Quality of service and complaints


· Three quarters of SME landline customers (75%) had no problems with their service in the past 12 months.

· Among the quarter (25%) that had experienced problems, the most common issues were poor service reliability and poor customer service.

· Eighty-five per cent of those who had experienced problems complained to their provider. Of these, the majority (69%) considered their complaint had been either fully or partly resolved.


· Fifty-eight per cent of SME internet users had no problems with their service in the last 12 months.

· Of the 42% that encountered problems, the most commonly reported issues were poor service reliability, followed by slow download or upload speeds.

· Seventy per cent of SME internet users who had problems complained to their provider. Of these, around two-thirds (64%) considered their complaint either fully or partly resolved.
Mobile phones

· Sixty-one per cent of SME mobile phone customers said they had no issues with their service in the past 12 months.

· Among the 39% that did, the most common problems related to poor coverage, followed by phone calls dropping out mid-conversation.

· Around half (51%) of SME mobile phone customers that had faced problems complained to their provider. Of these, just under half (44%) considered their complaint either fully or partly resolved.


· Most SMEs who had switched in the last two years found the process very or quite easy (77% of landline switchers, and 87% of internet and mobile switchers respectively).

· Many landline (48%), internet (37%) and mobile (41%) switchers experienced some problems.

· The most common issues given were receiving bills for a cancelled service, temporary interruption to their service and the process taking longer than expected.

Protecting the interests of SMEs

Ofcom is today (Thursday) asking for views on whether the current provision of communications services is meeting the needs of SMEs.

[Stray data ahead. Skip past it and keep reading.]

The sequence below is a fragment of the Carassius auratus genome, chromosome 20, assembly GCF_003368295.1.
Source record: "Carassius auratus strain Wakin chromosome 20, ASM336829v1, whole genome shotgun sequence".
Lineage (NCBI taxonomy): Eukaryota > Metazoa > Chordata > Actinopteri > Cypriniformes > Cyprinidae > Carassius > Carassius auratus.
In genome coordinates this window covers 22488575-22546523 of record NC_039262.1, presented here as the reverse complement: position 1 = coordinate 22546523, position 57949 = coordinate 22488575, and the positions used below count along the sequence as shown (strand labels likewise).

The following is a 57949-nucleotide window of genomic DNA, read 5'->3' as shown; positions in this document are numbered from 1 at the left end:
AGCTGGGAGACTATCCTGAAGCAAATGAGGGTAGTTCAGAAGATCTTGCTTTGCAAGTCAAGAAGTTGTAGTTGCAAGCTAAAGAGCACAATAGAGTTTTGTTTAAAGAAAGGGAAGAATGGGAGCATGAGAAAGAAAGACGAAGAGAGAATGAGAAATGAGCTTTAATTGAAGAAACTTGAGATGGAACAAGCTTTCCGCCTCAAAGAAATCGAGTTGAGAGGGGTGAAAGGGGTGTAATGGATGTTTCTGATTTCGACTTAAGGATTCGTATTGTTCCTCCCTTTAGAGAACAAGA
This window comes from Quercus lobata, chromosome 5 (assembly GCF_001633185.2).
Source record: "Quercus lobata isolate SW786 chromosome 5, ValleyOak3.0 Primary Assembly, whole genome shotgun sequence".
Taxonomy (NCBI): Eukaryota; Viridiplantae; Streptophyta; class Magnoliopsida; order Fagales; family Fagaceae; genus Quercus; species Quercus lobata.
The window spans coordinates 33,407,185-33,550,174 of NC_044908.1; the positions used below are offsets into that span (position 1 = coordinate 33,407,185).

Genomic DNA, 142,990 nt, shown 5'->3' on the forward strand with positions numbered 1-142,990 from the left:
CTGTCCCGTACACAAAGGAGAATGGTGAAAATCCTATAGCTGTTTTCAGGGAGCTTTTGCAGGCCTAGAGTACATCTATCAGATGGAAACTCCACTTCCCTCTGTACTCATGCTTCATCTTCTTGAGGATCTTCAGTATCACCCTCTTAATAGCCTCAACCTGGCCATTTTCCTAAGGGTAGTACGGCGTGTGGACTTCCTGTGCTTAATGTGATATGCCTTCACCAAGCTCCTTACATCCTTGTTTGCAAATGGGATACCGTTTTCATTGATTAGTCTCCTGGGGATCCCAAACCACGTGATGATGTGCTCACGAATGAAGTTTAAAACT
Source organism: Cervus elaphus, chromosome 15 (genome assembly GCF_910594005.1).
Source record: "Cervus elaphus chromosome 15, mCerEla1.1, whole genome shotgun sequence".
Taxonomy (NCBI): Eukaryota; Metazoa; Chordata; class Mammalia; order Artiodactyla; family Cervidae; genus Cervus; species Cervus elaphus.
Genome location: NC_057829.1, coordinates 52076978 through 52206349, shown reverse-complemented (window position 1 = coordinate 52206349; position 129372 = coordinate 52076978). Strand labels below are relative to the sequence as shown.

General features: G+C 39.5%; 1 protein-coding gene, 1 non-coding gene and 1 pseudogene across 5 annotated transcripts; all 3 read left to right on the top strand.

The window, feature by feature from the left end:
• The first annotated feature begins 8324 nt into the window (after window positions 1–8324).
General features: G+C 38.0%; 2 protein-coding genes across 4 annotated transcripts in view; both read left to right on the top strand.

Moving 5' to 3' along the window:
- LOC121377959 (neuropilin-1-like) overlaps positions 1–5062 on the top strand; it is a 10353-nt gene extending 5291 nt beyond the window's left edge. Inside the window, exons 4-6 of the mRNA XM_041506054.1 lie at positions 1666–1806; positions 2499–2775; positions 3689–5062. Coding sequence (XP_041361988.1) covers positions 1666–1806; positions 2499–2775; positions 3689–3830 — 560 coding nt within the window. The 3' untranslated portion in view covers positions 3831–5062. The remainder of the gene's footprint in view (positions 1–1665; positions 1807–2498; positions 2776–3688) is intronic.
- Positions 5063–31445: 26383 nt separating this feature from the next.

This evidence will help Ofcom to further identify particular issues in terms of the availability, quality and reliability of services and develop policies to address them where appropriate. Subject to responses, which must be received by 2 January 2015, Ofcom will outline any next steps in spring next year.

This is part of a detailed programme of work to ensure that the communications market is delivering for SMEs.

Ed Richards, Ofcom Chief Executive, said: “Ofcom is committed to supporting and protecting the interests of the SME community, a critical sector of the UK economy. We’ve already identified that SMEs are not benefitting as consistently as they should be from high quality digital communications. In particular, there is a greater need for more widespread availability of high-speed broadband and reliable mobile coverage.

“A significant programme of work is under way to ensure the communications needs of SMEs are better met. As part of this, we are today asking SMEs to share their first-hand experiences of communications services to help us further identify problems and tackle them.”